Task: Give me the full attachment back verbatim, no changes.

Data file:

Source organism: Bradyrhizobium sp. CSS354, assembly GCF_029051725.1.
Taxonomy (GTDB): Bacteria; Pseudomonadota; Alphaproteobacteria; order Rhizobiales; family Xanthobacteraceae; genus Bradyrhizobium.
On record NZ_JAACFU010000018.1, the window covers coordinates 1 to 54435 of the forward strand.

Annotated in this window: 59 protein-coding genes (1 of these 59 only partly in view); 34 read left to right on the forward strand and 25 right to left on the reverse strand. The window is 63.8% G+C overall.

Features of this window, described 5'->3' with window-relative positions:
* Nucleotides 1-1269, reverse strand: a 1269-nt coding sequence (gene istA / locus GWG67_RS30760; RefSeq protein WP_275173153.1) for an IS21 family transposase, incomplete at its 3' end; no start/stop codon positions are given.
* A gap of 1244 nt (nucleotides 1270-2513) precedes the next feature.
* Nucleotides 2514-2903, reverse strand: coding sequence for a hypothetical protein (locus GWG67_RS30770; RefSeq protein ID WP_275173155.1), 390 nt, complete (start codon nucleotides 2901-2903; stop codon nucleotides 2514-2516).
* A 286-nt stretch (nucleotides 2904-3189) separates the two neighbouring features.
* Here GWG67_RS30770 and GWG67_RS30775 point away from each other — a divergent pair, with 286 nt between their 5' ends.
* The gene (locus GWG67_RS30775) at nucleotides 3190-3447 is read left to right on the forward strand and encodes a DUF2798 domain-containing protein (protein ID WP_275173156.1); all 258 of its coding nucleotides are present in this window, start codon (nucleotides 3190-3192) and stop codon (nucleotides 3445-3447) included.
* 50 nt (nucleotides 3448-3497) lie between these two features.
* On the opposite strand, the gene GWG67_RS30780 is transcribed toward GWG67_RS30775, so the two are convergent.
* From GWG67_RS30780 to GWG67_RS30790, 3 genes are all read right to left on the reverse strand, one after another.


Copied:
Source organism: Bradyrhizobium sp. CSS354, assembly GCF_029051725.1.
Taxonomy (GTDB): Bacteria; Pseudomonadota; Alphaproteobacteria; order Rhizobiales; family Xanthobacteraceae; genus Bradyrhizobium.
On record NZ_JAACFU010000018.1, the window covers coordinates 1 to 54435 of the forward strand.

Annotated in this window: 59 protein-coding genes (1 of these 59 only partly in view); 34 read left to right on the forward strand and 25 right to left on the reverse strand. The window is 63.8% G+C overall.

Features of this window, described 5'->3' with window-relative positions:
* Nucleotides 1-1269, reverse strand: a 1269-nt coding sequence (gene istA / locus GWG67_RS30760; RefSeq protein WP_275173153.1) for an IS21 family transposase, incomplete at its 3' end; no start/stop codon positions are given.
* A gap of 1244 nt (nucleotides 1270-2513) precedes the next feature.
* Nucleotides 2514-2903, reverse strand: coding sequence for a hypothetical protein (locus GWG67_RS30770; RefSeq protein ID WP_275173155.1), 390 nt, complete (start codon nucleotides 2901-2903; stop codon nucleotides 2514-2516).
* A 286-nt stretch (nucleotides 2904-3189) separates the two neighbouring features.
* Here GWG67_RS30770 and GWG67_RS30775 point away from each other — a divergent pair, with 286 nt between their 5' ends.
* The gene (locus GWG67_RS30775) at nucleotides 3190-3447 is read left to right on the forward strand and encodes a DUF2798 domain-containing protein (protein ID WP_275173156.1); all 258 of its coding nucleotides are present in this window, start codon (nucleotides 3190-3192) and stop codon (nucleotides 3445-3447) included.
* 50 nt (nucleotides 3448-3497) lie between these two features.
* On the opposite strand, the gene GWG67_RS30780 is transcribed toward GWG67_RS30775, so the two are convergent.
* From GWG67_RS30780 to GWG67_RS30790, 3 genes are all read right to left on the reverse strand, one after another.